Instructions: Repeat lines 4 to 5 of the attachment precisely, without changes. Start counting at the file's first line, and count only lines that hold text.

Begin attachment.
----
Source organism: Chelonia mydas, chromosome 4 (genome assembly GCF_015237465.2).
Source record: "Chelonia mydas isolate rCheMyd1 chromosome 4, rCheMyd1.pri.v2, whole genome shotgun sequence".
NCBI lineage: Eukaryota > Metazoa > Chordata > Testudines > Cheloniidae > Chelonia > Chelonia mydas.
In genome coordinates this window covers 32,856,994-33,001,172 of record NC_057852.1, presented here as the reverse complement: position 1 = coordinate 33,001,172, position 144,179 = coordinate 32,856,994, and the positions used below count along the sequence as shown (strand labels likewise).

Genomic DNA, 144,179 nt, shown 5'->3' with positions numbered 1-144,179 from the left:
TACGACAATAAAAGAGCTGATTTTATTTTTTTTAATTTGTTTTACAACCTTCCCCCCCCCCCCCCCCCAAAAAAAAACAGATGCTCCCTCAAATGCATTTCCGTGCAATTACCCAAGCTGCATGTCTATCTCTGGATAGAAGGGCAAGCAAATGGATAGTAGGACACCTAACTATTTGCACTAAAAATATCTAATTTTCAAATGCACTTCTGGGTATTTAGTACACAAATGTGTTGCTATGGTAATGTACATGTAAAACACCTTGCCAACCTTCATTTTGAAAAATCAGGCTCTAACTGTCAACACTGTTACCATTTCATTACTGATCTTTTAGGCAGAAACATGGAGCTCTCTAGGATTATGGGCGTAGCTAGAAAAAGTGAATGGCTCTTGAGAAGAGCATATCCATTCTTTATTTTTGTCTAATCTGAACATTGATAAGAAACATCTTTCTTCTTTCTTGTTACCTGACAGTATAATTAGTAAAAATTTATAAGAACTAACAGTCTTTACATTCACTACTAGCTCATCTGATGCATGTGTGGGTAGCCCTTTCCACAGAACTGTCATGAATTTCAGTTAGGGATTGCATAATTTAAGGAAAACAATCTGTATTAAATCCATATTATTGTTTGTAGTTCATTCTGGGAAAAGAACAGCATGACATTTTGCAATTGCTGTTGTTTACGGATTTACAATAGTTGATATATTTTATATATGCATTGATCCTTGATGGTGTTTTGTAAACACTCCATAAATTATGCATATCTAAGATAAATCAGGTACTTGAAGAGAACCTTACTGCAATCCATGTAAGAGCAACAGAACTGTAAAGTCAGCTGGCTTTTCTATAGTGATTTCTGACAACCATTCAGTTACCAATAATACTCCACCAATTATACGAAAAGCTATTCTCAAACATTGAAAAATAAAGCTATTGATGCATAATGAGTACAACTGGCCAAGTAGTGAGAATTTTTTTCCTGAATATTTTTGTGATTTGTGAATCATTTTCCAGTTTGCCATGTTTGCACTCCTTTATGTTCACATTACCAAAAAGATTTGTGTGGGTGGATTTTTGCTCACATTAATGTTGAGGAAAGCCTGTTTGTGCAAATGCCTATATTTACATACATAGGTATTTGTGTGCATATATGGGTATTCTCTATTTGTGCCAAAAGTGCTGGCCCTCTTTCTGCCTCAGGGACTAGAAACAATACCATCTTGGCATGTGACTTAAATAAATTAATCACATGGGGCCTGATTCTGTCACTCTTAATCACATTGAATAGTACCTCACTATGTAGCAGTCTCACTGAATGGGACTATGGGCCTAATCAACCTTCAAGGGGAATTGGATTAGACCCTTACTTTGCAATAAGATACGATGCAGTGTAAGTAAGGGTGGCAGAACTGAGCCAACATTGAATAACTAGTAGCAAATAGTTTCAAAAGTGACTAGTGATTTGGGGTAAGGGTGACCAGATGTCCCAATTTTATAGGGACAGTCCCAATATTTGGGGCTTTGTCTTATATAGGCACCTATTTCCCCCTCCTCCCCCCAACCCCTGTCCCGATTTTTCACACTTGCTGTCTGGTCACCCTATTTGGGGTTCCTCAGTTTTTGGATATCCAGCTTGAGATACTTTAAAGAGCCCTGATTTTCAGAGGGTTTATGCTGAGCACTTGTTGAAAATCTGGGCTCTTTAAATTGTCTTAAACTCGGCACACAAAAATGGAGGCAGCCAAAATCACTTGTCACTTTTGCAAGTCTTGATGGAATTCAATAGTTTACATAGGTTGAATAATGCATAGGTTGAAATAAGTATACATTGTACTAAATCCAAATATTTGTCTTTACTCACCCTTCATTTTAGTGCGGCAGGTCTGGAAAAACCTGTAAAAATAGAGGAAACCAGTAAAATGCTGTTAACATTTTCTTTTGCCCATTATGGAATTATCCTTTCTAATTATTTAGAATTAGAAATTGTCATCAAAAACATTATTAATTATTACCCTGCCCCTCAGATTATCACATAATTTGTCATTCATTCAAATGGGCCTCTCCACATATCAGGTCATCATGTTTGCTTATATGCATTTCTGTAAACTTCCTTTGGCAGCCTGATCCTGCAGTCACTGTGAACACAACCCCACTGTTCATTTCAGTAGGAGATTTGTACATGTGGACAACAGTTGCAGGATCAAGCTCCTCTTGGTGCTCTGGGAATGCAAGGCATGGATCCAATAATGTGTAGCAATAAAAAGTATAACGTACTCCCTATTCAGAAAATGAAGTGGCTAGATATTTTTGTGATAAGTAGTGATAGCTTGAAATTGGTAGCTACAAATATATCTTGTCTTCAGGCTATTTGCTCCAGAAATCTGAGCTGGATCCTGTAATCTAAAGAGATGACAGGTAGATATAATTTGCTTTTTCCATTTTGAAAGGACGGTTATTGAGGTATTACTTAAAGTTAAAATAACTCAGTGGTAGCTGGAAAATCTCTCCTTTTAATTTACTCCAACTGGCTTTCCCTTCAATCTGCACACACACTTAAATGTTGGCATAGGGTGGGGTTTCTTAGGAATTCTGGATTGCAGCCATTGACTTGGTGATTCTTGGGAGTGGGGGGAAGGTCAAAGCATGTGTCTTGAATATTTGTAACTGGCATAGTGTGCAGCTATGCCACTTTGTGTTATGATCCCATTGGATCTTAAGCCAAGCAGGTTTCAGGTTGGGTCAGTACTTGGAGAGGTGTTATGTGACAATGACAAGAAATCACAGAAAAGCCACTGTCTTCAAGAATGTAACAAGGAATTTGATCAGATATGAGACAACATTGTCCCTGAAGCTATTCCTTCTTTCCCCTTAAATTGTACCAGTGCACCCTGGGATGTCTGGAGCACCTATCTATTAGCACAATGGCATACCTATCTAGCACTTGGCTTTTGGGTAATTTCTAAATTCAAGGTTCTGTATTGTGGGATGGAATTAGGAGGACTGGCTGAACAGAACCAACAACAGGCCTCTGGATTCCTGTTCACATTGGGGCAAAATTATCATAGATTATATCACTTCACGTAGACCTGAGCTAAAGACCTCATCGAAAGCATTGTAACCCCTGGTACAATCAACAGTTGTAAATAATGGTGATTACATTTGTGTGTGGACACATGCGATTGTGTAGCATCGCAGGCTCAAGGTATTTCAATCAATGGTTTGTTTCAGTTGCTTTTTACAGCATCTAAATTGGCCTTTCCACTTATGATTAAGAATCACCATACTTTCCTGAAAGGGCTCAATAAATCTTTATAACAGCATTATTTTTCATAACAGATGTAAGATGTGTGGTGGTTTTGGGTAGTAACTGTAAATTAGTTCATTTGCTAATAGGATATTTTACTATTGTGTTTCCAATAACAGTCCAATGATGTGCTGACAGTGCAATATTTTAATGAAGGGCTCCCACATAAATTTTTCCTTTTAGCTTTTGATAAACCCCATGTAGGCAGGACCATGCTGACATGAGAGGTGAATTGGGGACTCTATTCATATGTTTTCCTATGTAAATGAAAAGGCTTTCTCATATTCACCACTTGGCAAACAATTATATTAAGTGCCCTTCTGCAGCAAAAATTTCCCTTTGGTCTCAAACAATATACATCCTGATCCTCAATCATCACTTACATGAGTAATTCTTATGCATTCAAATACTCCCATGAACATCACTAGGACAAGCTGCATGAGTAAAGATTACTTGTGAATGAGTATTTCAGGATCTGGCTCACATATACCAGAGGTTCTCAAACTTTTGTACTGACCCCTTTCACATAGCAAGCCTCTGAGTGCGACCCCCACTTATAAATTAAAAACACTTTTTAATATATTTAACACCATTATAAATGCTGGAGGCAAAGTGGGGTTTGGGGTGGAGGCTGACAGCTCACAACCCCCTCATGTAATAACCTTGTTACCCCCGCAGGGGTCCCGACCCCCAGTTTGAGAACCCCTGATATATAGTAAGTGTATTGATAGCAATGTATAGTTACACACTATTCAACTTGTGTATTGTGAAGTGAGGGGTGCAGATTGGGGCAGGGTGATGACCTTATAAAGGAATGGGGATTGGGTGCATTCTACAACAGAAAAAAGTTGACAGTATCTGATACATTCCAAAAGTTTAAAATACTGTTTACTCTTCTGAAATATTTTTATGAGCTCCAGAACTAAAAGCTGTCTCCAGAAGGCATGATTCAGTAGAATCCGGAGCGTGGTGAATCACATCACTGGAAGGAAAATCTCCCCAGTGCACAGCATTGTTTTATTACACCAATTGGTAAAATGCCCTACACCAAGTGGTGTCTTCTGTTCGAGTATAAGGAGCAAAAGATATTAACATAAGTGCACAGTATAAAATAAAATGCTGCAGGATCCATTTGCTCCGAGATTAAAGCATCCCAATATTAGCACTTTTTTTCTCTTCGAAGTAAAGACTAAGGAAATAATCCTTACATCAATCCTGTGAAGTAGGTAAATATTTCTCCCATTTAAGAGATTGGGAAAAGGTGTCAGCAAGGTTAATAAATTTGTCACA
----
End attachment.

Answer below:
In genome coordinates this window covers 32,856,994-33,001,172 of record NC_057852.1, presented here as the reverse complement: position 1 = coordinate 33,001,172, position 144,179 = coordinate 32,856,994, and the positions used below count along the sequence as shown (strand labels likewise).

Genomic DNA, 144,179 nt, shown 5'->3' with positions numbered 1-144,179 from the left: